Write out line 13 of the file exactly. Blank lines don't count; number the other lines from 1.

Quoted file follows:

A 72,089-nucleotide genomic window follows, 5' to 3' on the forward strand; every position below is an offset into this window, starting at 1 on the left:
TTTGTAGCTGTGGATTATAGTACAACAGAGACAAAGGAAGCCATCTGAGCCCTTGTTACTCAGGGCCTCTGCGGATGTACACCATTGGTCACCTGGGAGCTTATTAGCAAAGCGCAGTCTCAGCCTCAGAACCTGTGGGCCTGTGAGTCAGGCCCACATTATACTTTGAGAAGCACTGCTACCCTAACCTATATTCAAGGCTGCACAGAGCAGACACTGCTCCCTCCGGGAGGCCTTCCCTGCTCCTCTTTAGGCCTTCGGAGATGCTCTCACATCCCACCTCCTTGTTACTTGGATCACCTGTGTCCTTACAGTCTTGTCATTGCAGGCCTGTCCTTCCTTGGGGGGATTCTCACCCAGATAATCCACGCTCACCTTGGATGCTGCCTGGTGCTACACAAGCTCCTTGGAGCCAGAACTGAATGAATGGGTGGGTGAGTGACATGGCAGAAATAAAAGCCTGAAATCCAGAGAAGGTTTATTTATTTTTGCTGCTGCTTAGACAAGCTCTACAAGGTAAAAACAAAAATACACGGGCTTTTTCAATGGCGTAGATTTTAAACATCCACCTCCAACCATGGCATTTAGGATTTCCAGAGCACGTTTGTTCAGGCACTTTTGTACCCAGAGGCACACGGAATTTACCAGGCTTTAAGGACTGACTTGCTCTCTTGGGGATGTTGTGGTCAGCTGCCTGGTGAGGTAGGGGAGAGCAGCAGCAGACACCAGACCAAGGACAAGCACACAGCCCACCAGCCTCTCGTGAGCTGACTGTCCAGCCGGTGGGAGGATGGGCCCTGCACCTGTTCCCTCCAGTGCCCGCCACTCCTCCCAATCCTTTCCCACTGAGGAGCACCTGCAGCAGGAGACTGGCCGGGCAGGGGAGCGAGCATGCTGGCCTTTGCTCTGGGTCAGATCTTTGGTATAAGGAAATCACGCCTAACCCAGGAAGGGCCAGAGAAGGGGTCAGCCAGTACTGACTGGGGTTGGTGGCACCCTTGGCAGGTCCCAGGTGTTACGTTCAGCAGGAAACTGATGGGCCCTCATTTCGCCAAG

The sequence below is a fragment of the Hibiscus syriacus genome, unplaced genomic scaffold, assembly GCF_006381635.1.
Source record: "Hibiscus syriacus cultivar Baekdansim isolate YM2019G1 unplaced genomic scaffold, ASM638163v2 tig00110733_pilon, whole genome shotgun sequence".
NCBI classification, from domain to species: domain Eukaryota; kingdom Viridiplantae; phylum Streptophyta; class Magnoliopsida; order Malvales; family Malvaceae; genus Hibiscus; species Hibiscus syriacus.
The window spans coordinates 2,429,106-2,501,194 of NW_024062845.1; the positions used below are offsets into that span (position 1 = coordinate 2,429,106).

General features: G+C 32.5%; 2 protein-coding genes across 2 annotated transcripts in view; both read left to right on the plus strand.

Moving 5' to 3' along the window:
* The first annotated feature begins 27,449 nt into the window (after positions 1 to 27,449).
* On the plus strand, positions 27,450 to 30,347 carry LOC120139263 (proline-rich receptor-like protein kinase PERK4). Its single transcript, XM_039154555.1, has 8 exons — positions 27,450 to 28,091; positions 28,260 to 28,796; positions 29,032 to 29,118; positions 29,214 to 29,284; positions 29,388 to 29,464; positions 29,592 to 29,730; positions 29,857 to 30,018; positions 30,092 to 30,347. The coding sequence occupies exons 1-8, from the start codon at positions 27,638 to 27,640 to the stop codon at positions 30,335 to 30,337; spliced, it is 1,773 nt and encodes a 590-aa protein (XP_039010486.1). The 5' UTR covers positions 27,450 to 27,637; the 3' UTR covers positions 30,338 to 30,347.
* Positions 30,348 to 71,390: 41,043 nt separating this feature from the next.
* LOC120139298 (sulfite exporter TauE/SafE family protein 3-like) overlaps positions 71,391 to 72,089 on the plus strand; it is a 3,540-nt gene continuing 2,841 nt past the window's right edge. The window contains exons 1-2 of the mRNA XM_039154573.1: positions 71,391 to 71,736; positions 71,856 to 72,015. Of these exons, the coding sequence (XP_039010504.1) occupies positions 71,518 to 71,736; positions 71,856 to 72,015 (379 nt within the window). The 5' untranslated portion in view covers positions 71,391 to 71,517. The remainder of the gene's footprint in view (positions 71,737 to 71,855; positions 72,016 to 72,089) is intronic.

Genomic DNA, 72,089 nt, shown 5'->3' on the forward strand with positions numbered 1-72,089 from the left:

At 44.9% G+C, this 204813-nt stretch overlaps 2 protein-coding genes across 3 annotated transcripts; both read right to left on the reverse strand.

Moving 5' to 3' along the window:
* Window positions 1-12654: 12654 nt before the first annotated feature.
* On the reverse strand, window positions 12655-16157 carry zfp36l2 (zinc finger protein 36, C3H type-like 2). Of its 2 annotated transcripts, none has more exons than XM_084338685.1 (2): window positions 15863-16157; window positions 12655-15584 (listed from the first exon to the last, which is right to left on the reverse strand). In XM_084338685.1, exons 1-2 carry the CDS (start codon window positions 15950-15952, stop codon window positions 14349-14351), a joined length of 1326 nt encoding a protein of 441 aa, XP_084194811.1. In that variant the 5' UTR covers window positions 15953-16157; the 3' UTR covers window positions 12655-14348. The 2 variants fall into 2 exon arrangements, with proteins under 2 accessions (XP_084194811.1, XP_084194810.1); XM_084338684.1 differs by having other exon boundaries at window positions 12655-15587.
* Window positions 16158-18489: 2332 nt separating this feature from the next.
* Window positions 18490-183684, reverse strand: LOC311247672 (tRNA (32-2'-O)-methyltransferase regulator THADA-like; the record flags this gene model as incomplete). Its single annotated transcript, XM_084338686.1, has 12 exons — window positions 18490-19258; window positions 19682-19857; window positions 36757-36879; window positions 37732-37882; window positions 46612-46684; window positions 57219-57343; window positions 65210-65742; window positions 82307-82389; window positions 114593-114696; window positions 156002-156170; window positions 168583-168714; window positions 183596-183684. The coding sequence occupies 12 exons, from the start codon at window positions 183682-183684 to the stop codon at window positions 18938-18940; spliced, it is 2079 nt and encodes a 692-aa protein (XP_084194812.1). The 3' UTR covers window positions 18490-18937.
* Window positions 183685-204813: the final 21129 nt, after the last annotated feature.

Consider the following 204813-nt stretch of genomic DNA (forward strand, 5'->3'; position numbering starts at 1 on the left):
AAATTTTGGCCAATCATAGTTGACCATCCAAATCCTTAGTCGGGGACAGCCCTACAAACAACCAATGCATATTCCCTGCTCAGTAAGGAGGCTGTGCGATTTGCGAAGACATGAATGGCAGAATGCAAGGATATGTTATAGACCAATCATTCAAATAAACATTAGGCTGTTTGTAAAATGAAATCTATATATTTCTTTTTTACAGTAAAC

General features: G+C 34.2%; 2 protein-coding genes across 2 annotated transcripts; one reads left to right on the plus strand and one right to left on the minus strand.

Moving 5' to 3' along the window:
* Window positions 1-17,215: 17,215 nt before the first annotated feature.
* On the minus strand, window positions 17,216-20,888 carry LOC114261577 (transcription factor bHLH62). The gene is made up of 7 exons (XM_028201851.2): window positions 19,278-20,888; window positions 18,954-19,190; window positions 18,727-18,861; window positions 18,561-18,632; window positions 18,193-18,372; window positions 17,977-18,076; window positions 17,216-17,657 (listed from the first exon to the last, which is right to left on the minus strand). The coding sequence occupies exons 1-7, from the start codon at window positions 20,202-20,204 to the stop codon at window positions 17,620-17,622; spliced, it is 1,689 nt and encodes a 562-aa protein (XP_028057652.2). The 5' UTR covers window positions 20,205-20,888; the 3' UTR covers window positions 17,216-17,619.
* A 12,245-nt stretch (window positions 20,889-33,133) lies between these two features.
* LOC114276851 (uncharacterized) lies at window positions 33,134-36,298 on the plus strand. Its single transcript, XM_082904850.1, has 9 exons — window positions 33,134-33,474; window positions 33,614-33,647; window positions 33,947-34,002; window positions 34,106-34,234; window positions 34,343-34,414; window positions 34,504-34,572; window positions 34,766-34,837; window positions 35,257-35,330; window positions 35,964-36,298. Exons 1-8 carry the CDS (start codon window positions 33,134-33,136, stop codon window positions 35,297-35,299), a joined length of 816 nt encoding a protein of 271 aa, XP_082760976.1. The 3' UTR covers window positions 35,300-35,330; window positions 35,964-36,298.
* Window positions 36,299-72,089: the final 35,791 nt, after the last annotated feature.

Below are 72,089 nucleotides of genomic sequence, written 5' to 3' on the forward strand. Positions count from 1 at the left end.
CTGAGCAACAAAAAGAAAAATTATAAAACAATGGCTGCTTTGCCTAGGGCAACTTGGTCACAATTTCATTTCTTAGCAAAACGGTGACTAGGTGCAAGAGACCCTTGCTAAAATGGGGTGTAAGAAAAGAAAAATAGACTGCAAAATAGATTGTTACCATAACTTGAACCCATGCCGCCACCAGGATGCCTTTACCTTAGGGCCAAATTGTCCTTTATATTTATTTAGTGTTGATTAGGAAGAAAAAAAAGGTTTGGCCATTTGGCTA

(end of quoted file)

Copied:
Genomic DNA, 72,089 nt, shown 5'->3' on the forward strand with positions numbered 1-72,089 from the left: